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PNG has 'human capital crisis', says World Bank

Kirsty Needham -

The World Bank is urging Papua New Guinea to address a "human capital crisis" and invest more in educating children, who suffer high rates of stunted growth and illiteracy, as a way to boost economic growth and security.

An annual economic update for Papua New Guinea released on Thursday shows economic growth was a modest 2.7 per cent in 2023, half the previous year, because of delays in the reopening of the Porgera goldmine and lower liquefied natural gas production.

To free PNG from dependence on the resources sector, the report urges more investment in people.

PNG has a "human capital crisis" where nearly half of children show stunted growth that affects brain development, the fifth-highest rate globally, and 70 per cent of year 5 students are not reading at grade level after starting school late, the report says.

It recommends the government provide textbooks and toilets for schools, which lack basic materials, and notes many children are too hungry to learn.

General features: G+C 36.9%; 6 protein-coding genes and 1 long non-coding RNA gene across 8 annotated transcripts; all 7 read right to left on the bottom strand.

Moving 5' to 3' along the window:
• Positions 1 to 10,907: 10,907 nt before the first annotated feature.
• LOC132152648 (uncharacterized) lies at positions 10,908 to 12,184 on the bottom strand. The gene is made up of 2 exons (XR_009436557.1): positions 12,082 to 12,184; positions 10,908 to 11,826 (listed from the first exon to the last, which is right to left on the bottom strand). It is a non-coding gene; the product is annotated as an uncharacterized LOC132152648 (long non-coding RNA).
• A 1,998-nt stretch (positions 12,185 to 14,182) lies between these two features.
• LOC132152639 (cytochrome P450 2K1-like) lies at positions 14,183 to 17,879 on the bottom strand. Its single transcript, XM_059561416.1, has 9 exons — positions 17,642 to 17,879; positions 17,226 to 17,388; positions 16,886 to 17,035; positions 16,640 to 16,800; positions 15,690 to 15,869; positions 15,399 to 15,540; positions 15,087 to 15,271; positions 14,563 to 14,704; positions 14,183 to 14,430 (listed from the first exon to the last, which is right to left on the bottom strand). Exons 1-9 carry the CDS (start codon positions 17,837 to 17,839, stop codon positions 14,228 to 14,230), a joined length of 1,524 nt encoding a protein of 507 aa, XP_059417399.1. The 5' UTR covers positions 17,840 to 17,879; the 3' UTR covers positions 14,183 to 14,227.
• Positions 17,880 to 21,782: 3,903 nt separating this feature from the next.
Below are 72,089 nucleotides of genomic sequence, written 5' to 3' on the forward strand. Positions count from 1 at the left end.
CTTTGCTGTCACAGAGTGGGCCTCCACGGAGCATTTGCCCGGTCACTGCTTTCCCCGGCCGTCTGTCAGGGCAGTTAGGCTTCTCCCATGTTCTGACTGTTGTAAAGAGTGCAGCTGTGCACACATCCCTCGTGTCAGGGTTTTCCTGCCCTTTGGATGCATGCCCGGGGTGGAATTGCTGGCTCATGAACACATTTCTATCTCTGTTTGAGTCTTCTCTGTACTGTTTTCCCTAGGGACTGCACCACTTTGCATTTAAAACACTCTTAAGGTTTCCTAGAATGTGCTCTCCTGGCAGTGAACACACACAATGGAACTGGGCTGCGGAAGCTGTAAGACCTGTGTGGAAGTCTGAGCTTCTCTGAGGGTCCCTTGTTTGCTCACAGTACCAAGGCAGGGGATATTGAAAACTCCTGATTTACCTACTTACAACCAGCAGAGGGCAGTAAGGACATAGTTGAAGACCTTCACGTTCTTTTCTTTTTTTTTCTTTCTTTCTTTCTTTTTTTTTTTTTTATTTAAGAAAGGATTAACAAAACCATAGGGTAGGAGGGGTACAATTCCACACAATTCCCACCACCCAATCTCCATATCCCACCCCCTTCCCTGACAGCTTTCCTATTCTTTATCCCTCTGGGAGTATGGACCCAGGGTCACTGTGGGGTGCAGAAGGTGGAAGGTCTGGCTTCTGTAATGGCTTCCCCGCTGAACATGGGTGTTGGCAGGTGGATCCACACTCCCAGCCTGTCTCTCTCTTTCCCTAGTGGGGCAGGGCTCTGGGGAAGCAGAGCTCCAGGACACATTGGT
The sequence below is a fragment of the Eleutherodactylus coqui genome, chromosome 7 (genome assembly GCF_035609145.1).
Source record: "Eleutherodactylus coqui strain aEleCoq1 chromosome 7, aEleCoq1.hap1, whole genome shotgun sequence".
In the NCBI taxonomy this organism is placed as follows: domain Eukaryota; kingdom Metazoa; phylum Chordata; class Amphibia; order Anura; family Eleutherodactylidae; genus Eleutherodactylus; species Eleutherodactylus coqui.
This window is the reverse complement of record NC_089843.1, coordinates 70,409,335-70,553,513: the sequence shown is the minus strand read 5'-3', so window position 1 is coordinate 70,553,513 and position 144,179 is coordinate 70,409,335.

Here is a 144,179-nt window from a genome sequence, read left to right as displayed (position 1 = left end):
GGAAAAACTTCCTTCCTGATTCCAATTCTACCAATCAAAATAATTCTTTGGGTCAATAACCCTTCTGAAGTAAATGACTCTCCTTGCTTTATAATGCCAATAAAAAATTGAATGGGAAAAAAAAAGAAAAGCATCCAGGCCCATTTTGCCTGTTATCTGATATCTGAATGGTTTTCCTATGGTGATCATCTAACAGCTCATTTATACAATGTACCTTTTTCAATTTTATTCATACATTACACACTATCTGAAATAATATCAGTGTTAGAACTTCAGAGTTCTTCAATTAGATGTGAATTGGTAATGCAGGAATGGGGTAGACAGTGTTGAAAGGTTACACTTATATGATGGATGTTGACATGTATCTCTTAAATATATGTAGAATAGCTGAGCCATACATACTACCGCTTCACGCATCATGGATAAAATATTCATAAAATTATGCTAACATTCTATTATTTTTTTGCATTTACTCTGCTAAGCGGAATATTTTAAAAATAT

Absenteeism by poorly trained teachers affects classroom learning and could be overcome by providing structured lesson plans.

World Bank education specialist Lars Sondergaard said in an interview with Reuters the same problems were seen in PNG's urban communities and remote villages.

It was hard to build economic growth when children are leaving school too early and are not a productive force, he said.

"The message here is, you've got to get the foundations right and you have to start urgently," he said.

The number of 20-24 year olds would boom from 830,000 to 1.2 million by 2050, he said.

PNG is the largest Pacific island nation and has an official population of nine million.

It experienced riots in the capital Port Moresby in January, which destroyed some businesses.

PNG struck a deal with Australia to fund a boost in police numbers, has a defence pact with the United States to upgrade ports and airports, and also wants to increase trade with China.

"In a society with a high degree of violence and crime, having a 'youth bulge' population, without the stabilising anchor of participating in training, in education, or in employment, would put future development at risk," the report says.

World Bank education specialist Joy Wong said spending per student had fallen 20 per cent in the past decade, as the number of students and schools grew.

"More resources need to be allocated," she said.

Kirsty Needham - AAP

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